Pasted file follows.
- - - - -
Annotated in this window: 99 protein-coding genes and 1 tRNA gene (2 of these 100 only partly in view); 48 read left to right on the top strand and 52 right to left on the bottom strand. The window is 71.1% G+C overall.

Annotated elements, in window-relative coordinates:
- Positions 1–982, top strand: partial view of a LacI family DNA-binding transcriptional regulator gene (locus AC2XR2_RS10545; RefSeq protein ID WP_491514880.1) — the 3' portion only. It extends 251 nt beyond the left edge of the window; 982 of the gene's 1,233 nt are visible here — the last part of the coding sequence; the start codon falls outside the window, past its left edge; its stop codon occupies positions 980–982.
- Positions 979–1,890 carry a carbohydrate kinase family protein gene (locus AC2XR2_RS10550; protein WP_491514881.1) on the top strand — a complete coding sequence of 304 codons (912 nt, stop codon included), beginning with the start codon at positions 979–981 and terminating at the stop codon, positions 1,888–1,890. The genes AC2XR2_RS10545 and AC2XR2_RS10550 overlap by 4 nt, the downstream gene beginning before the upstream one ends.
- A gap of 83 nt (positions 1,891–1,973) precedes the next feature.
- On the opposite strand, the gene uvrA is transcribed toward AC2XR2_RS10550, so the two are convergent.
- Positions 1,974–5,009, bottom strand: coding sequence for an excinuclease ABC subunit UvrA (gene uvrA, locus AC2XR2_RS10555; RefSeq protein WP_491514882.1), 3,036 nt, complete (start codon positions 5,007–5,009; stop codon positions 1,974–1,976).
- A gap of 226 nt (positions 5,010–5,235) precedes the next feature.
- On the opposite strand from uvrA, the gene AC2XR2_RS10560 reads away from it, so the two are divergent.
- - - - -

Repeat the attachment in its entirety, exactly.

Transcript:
Annotated in this window: 99 protein-coding genes and 1 tRNA gene (2 of these 100 only partly in view); 48 read left to right on the top strand and 52 right to left on the bottom strand. The window is 71.1% G+C overall.

Annotated elements, in window-relative coordinates:
- Positions 1–982, top strand: partial view of a LacI family DNA-binding transcriptional regulator gene (locus AC2XR2_RS10545; RefSeq protein ID WP_491514880.1) — the 3' portion only. It extends 251 nt beyond the left edge of the window; 982 of the gene's 1,233 nt are visible here — the last part of the coding sequence; the start codon falls outside the window, past its left edge; its stop codon occupies positions 980–982.
- Positions 979–1,890 carry a carbohydrate kinase family protein gene (locus AC2XR2_RS10550; protein WP_491514881.1) on the top strand — a complete coding sequence of 304 codons (912 nt, stop codon included), beginning with the start codon at positions 979–981 and terminating at the stop codon, positions 1,888–1,890. The genes AC2XR2_RS10545 and AC2XR2_RS10550 overlap by 4 nt, the downstream gene beginning before the upstream one ends.
- A gap of 83 nt (positions 1,891–1,973) precedes the next feature.
- On the opposite strand, the gene uvrA is transcribed toward AC2XR2_RS10550, so the two are convergent.
- Positions 1,974–5,009, bottom strand: coding sequence for an excinuclease ABC subunit UvrA (gene uvrA, locus AC2XR2_RS10555; RefSeq protein WP_491514882.1), 3,036 nt, complete (start codon positions 5,007–5,009; stop codon positions 1,974–1,976).
- A gap of 226 nt (positions 5,010–5,235) precedes the next feature.
- On the opposite strand from uvrA, the gene AC2XR2_RS10560 reads away from it, so the two are divergent.